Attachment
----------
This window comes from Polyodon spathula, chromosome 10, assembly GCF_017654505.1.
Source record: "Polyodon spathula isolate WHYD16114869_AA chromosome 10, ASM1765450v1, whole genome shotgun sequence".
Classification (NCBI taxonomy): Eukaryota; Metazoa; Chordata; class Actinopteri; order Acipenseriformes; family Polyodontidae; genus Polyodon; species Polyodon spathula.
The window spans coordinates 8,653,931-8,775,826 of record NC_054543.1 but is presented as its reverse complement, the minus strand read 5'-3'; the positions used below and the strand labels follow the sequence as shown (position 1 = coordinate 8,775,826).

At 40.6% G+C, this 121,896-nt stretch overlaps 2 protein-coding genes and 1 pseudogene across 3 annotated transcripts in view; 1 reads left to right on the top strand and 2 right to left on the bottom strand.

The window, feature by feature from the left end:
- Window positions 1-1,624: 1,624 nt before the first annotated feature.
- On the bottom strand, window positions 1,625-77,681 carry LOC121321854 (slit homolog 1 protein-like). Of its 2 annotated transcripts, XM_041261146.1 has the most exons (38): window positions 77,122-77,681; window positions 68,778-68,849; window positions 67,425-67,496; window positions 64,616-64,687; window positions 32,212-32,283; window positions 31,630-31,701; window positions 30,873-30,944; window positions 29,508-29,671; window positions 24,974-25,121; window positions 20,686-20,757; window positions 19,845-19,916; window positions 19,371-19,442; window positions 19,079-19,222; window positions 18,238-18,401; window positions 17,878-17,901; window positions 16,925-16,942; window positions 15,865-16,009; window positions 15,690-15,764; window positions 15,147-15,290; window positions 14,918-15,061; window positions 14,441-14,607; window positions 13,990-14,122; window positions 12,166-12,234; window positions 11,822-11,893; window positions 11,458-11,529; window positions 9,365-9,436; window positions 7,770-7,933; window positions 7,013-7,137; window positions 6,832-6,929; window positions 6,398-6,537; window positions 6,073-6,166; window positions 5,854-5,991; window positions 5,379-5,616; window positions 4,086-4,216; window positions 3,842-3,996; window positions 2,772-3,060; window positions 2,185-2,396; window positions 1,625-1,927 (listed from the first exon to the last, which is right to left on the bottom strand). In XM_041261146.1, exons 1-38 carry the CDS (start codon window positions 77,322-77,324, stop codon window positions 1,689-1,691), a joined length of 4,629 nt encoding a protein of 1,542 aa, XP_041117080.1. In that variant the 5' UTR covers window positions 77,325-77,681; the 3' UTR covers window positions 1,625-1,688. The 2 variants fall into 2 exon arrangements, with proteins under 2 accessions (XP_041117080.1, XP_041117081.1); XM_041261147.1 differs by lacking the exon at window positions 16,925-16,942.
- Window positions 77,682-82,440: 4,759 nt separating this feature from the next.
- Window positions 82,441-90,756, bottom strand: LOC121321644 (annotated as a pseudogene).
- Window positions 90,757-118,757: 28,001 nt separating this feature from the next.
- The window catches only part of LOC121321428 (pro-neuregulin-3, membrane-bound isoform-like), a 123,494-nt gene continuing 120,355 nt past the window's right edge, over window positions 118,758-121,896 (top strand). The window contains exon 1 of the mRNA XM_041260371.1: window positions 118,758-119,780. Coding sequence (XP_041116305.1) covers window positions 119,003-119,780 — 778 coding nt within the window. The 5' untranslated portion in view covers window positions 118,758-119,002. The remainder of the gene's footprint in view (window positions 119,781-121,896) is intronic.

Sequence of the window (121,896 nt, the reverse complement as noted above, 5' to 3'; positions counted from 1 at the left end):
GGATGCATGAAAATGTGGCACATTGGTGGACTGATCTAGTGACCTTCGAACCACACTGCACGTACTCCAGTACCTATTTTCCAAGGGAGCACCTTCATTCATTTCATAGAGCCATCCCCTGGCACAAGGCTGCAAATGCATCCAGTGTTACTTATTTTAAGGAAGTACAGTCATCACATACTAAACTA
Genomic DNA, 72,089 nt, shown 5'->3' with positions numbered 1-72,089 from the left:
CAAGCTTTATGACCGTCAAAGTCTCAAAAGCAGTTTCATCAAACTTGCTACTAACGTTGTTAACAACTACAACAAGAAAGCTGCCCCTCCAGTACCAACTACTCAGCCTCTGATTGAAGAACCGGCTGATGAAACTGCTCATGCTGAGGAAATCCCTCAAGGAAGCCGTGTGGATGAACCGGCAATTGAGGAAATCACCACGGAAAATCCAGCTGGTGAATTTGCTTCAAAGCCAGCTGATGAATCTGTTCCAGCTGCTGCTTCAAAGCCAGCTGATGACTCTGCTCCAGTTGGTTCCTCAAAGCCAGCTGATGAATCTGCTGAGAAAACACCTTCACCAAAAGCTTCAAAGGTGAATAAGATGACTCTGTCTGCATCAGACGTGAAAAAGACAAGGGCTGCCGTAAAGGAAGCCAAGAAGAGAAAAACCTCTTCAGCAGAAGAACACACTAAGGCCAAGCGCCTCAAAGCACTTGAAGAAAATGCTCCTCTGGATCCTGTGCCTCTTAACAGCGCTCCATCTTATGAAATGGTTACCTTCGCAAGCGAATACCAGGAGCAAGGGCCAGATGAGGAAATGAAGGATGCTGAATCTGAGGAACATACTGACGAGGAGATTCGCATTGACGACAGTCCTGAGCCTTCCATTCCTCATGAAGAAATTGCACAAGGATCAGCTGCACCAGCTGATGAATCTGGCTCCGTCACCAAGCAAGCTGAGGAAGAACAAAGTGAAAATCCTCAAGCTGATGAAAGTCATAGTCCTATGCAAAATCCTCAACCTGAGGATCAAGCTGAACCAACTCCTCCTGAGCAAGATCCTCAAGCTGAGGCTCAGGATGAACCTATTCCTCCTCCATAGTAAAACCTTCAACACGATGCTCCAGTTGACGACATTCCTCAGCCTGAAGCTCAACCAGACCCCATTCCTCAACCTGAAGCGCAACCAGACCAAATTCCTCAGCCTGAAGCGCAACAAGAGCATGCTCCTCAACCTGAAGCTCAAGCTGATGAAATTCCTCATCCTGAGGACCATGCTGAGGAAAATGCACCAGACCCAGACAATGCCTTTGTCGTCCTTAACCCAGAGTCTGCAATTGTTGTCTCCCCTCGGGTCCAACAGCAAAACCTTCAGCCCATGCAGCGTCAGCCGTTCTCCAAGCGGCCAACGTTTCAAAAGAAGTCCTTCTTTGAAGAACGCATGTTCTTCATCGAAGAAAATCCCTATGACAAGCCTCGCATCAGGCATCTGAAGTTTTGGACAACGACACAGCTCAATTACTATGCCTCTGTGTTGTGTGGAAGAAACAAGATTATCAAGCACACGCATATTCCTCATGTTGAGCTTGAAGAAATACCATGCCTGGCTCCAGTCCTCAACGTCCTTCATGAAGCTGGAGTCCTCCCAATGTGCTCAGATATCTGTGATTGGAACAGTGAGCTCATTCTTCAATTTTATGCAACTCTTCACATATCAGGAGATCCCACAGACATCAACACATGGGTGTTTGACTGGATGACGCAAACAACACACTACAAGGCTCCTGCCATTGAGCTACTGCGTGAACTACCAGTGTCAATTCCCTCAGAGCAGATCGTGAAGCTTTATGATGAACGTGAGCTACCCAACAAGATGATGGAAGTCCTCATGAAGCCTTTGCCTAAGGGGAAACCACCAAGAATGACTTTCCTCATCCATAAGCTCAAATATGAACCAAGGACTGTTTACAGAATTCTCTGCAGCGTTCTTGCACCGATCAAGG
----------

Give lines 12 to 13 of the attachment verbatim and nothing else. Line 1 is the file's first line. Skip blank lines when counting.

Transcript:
- The window catches only part of LOC121321428 (pro-neuregulin-3, membrane-bound isoform-like), a 123,494-nt gene continuing 120,355 nt past the window's right edge, over window positions 118,758-121,896 (top strand). The window contains exon 1 of the mRNA XM_041260371.1: window positions 118,758-119,780. Coding sequence (XP_041116305.1) covers window positions 119,003-119,780 — 778 coding nt within the window. The 5' untranslated portion in view covers window positions 118,758-119,002. The remainder of the gene's footprint in view (window positions 119,781-121,896) is intronic.

Sequence of the window (121,896 nt, the reverse complement as noted above, 5' to 3'; positions counted from 1 at the left end):